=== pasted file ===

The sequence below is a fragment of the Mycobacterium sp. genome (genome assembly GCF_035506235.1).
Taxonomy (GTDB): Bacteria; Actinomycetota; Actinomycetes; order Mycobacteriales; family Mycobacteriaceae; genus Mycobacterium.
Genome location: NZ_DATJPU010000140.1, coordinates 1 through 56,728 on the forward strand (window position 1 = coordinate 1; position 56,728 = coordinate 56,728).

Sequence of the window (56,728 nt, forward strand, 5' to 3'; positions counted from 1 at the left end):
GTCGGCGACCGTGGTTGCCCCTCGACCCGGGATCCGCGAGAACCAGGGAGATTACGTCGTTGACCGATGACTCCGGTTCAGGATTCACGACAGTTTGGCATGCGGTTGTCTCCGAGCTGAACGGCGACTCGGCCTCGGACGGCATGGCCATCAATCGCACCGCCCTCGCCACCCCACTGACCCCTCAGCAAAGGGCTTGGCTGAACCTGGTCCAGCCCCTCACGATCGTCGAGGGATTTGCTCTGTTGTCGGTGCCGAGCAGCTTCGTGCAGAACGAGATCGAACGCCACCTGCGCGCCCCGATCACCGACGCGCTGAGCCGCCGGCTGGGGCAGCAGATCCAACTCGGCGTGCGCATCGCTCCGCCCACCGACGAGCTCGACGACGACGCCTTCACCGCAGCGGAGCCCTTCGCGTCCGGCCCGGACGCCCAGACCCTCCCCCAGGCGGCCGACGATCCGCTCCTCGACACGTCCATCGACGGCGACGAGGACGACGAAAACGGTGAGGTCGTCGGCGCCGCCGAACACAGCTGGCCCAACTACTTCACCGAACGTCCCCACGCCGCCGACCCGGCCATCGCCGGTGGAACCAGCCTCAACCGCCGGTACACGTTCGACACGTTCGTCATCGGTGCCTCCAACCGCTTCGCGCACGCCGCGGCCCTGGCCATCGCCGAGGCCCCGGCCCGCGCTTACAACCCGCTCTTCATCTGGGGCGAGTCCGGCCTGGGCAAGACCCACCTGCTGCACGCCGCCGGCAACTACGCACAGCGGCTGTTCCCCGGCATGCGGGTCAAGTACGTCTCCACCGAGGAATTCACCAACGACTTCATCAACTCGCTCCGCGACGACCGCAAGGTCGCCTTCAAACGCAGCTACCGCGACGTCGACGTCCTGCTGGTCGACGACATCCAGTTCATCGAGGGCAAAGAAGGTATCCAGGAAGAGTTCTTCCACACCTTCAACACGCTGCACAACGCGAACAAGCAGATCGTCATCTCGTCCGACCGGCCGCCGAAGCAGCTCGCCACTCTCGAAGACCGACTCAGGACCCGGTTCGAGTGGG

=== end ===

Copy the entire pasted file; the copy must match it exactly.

The sequence below is a fragment of the Mycobacterium sp. genome (genome assembly GCF_035506235.1).
Taxonomy (GTDB): Bacteria; Actinomycetota; Actinomycetes; order Mycobacteriales; family Mycobacteriaceae; genus Mycobacterium.
Genome location: NZ_DATJPU010000140.1, coordinates 1 through 56,728 on the forward strand (window position 1 = coordinate 1; position 56,728 = coordinate 56,728).

Sequence of the window (56,728 nt, forward strand, 5' to 3'; positions counted from 1 at the left end):
GTCGGCGACCGTGGTTGCCCCTCGACCCGGGATCCGCGAGAACCAGGGAGATTACGTCGTTGACCGATGACTCCGGTTCAGGATTCACGACAGTTTGGCATGCGGTTGTCTCCGAGCTGAACGGCGACTCGGCCTCGGACGGCATGGCCATCAATCGCACCGCCCTCGCCACCCCACTGACCCCTCAGCAAAGGGCTTGGCTGAACCTGGTCCAGCCCCTCACGATCGTCGAGGGATTTGCTCTGTTGTCGGTGCCGAGCAGCTTCGTGCAGAACGAGATCGAACGCCACCTGCGCGCCCCGATCACCGACGCGCTGAGCCGCCGGCTGGGGCAGCAGATCCAACTCGGCGTGCGCATCGCTCCGCCCACCGACGAGCTCGACGACGACGCCTTCACCGCAGCGGAGCCCTTCGCGTCCGGCCCGGACGCCCAGACCCTCCCCCAGGCGGCCGACGATCCGCTCCTCGACACGTCCATCGACGGCGACGAGGACGACGAAAACGGTGAGGTCGTCGGCGCCGCCGAACACAGCTGGCCCAACTACTTCACCGAACGTCCCCACGCCGCCGACCCGGCCATCGCCGGTGGAACCAGCCTCAACCGCCGGTACACGTTCGACACGTTCGTCATCGGTGCCTCCAACCGCTTCGCGCACGCCGCGGCCCTGGCCATCGCCGAGGCCCCGGCCCGCGCTTACAACCCGCTCTTCATCTGGGGCGAGTCCGGCCTGGGCAAGACCCACCTGCTGCACGCCGCCGGCAACTACGCACAGCGGCTGTTCCCCGGCATGCGGGTCAAGTACGTCTCCACCGAGGAATTCACCAACGACTTCATCAACTCGCTCCGCGACGACCGCAAGGTCGCCTTCAAACGCAGCTACCGCGACGTCGACGTCCTGCTGGTCGACGACATCCAGTTCATCGAGGGCAAAGAAGGTATCCAGGAAGAGTTCTTCCACACCTTCAACACGCTGCACAACGCGAACAAGCAGATCGTCATCTCGTCCGACCGGCCGCCGAAGCAGCTCGCCACTCTCGAAGACCGACTCAGGACCCGGTTCGAGTGGG